Taiko in the battlefield

Long ago in Japan, taikos were used for festivities, religion, in theatre, among others; but it was also used to communicate between villages, to set their boundaries or even to notify town about storms or the coming of somebody important. It was also used to intimidate the enemy and also to transmit information.

“The biggest drums with the lowest tones were used to signal when to attack, and the metallic ones or the ones with a more tremble high pitch, once it was time to retreat”.

In feudal times (Sengoku period), taikos were also used in battles to intimidate the enemy, give orders and coordinate the troop positioning, like in many other cultures. The only thing you could hear in the field was its sound.

According to Daihachi Oguchi from Osuwa Daiko, about four thousand years ago, in the Jomon age, the taiko was used to indicate the different activities been held in the village. Simple strikes would indicate that the hunters were back or that a storm was coming and that women needed to bring meat and fruits. While there is no physical evidence to support this believes, Megumi Ochi, Taiko Kan (Drum Museum) curator, thinks this might be true given that in other cultures the same behavior can be noticed. This signals, this indications, were highly important for the developing of everyday life.

The official in charge was called “Yaku”, generally he would mark six steps per beat. According to Gunji Yoshu, nine series of five strikes would call an ally to battle, while nine compasses in three would mean to advance and persecute the enemy.

These days we can appreciate a taiko that was used in battle by the legendary Takeda Shingen (head of the Kai clan in the Sengoku period) at the Museum of Osuwa Daiko, at Nagano prefecture, alongside his armors, katanas and other weapons.


Photo: Osuwa Daiko Museum- Taiko, armor y weapons used by Takeda Shingen.


Family Story

All of us inherited our ancestors’ history, their culture and habits which are part of our roots and a great part of our identity. My family did not only gave me my aspect, my last name, my customs and my Japanese-Okinawan culture, but also gave me a story that followed my family for a long time and that was one of the main reasons why we came to Argentina.

Just by hearing this story it is inevitable for me to shed a tear, this my grandparents and aunts history:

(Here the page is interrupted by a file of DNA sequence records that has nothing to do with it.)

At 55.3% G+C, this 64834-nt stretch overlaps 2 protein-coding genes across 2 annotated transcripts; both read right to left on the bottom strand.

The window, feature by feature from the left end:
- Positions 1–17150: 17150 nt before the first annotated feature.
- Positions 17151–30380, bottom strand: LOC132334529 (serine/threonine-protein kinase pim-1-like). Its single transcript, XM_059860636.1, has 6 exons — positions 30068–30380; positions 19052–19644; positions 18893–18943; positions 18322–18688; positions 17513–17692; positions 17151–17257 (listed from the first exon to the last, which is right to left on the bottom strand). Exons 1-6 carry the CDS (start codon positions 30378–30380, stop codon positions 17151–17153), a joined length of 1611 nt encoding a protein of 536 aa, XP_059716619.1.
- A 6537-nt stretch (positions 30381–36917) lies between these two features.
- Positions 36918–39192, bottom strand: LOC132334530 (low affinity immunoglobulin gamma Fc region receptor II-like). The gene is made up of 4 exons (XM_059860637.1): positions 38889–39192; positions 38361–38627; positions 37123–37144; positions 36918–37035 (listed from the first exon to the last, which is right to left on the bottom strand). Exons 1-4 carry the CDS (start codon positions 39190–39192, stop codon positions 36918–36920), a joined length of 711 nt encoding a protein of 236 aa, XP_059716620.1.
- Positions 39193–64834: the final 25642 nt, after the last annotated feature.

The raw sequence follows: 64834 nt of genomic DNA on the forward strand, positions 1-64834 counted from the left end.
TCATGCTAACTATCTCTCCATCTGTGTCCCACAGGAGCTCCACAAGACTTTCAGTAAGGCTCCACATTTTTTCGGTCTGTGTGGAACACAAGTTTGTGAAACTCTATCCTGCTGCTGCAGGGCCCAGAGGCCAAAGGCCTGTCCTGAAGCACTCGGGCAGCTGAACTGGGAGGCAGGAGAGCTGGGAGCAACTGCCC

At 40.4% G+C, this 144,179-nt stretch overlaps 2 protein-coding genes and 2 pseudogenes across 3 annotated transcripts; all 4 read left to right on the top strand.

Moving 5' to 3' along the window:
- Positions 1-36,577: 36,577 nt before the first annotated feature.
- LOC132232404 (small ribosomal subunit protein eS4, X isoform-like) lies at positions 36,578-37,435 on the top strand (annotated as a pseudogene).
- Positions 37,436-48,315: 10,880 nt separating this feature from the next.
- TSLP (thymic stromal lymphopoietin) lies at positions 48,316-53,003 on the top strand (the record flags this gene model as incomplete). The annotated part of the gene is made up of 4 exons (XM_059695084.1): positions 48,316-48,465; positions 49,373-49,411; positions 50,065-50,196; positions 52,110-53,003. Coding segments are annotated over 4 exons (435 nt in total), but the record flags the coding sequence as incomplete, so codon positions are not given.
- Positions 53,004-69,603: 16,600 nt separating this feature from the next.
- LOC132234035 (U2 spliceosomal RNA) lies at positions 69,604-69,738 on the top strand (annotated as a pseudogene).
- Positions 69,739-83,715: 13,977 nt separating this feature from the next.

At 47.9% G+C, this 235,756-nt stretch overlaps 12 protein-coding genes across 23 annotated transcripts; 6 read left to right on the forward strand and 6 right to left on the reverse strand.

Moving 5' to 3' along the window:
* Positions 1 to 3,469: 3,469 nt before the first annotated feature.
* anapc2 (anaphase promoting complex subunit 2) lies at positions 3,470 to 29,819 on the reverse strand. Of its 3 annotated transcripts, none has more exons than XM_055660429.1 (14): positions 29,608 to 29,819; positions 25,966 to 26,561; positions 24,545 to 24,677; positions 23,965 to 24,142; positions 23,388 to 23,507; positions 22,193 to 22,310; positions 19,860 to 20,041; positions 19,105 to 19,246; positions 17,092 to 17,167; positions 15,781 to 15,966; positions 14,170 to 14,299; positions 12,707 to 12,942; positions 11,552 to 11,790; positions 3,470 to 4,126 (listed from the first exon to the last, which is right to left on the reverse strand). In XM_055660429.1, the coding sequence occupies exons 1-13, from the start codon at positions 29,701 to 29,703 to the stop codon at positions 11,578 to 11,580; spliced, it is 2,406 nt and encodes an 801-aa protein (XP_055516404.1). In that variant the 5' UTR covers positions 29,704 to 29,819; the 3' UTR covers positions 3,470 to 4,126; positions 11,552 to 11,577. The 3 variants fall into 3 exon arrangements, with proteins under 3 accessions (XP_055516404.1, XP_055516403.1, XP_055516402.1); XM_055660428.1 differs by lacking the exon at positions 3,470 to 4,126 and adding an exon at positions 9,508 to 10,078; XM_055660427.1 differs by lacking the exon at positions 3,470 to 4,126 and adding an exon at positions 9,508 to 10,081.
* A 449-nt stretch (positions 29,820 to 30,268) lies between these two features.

When we were in Japan, there already where economic problems, father look for different job offers in different cities, but we also knew a war was coming ahead, we just didn’t know when exactly. So he embarked and headed to another country to keep us away from all the problems, that’s how he got to Argentina, a country in which he worked for the longest time to get my mother, my sister and I, tickets to be there with him.

Time when by and along came the war, the air raid sirens and taikos started to play in our village, I remember my uncles had enlist to defend our country, they were “kamikazes” and “yakus”, and when I say Yaku I mean those that led the troops and coordinate them with a taiko. Taikos were not always use for celebrations. As regards taiko and the war… that’s all I remember as once it started, my sister and I were separated and sheltered with different aunts in different places. It was really hard as we did not know if everybody was fine, a long time went by before we met again. It was really hard to go through all of that, but I think we could make it through, later on and with time, we were able to form a great family in Argentina”.

This is my mother’s older sister’s story, my other aunt was affected by war, but luckily it was not too bad. They are both currently in a good health and happy, each with their own family. This is the story I inherited.








“El Taiko como elemento disuasivo en batalla” Maria Marta Bassús.

Author: Gabriela Wakugawa (Buenos Aires, Argentina)

This article was written on: November 3th, 2014

Original language of this article: Spanish

Original article: Taiko en el campo de batalla

Translator to English: Romina Roldán (Rosario, Argentina)

Native English Editor: Ai Matsuda (Tokyo, Japan)

Author: Gabriela Wakugawa

Nationality: Argentina


– Member of Shinzui Daiko (Buenos Aires, Argentina) since May 2013.

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